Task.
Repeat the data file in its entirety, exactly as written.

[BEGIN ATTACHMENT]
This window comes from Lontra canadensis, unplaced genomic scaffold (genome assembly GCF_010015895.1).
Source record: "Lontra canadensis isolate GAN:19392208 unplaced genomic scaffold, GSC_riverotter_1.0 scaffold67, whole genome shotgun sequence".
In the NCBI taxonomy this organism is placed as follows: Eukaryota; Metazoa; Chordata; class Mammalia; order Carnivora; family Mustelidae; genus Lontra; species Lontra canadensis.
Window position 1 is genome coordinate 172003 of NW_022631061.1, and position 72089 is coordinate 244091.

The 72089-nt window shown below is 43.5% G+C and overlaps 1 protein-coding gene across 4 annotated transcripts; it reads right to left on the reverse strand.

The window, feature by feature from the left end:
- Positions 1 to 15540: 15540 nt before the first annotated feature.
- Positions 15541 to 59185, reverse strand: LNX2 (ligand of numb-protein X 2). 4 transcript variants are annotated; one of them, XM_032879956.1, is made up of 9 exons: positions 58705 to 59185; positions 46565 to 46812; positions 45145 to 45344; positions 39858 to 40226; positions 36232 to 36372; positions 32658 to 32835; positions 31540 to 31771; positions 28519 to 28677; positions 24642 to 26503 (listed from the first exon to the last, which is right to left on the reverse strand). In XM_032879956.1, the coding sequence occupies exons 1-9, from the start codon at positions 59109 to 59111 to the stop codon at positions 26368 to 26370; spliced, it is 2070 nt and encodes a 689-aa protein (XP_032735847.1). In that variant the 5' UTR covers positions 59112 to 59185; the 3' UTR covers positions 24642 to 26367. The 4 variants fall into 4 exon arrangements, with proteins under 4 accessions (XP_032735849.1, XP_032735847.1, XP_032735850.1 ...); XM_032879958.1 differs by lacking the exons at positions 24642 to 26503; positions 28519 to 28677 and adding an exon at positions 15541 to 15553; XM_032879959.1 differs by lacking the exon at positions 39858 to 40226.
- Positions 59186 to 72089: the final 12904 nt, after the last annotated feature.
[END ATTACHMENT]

This window comes from Lontra canadensis, unplaced genomic scaffold (genome assembly GCF_010015895.1).
Source record: "Lontra canadensis isolate GAN:19392208 unplaced genomic scaffold, GSC_riverotter_1.0 scaffold67, whole genome shotgun sequence".
In the NCBI taxonomy this organism is placed as follows: Eukaryota; Metazoa; Chordata; class Mammalia; order Carnivora; family Mustelidae; genus Lontra; species Lontra canadensis.
Window position 1 is genome coordinate 172003 of NW_022631061.1, and position 72089 is coordinate 244091.

The 72089-nt window shown below is 43.5% G+C and overlaps 1 protein-coding gene across 4 annotated transcripts; it reads right to left on the reverse strand.

The window, feature by feature from the left end:
- Positions 1 to 15540: 15540 nt before the first annotated feature.
- Positions 15541 to 59185, reverse strand: LNX2 (ligand of numb-protein X 2). 4 transcript variants are annotated; one of them, XM_032879956.1, is made up of 9 exons: positions 58705 to 59185; positions 46565 to 46812; positions 45145 to 45344; positions 39858 to 40226; positions 36232 to 36372; positions 32658 to 32835; positions 31540 to 31771; positions 28519 to 28677; positions 24642 to 26503 (listed from the first exon to the last, which is right to left on the reverse strand). In XM_032879956.1, the coding sequence occupies exons 1-9, from the start codon at positions 59109 to 59111 to the stop codon at positions 26368 to 26370; spliced, it is 2070 nt and encodes a 689-aa protein (XP_032735847.1). In that variant the 5' UTR covers positions 59112 to 59185; the 3' UTR covers positions 24642 to 26367. The 4 variants fall into 4 exon arrangements, with proteins under 4 accessions (XP_032735849.1, XP_032735847.1, XP_032735850.1 ...); XM_032879958.1 differs by lacking the exons at positions 24642 to 26503; positions 28519 to 28677 and adding an exon at positions 15541 to 15553; XM_032879959.1 differs by lacking the exon at positions 39858 to 40226.
- Positions 59186 to 72089: the final 12904 nt, after the last annotated feature.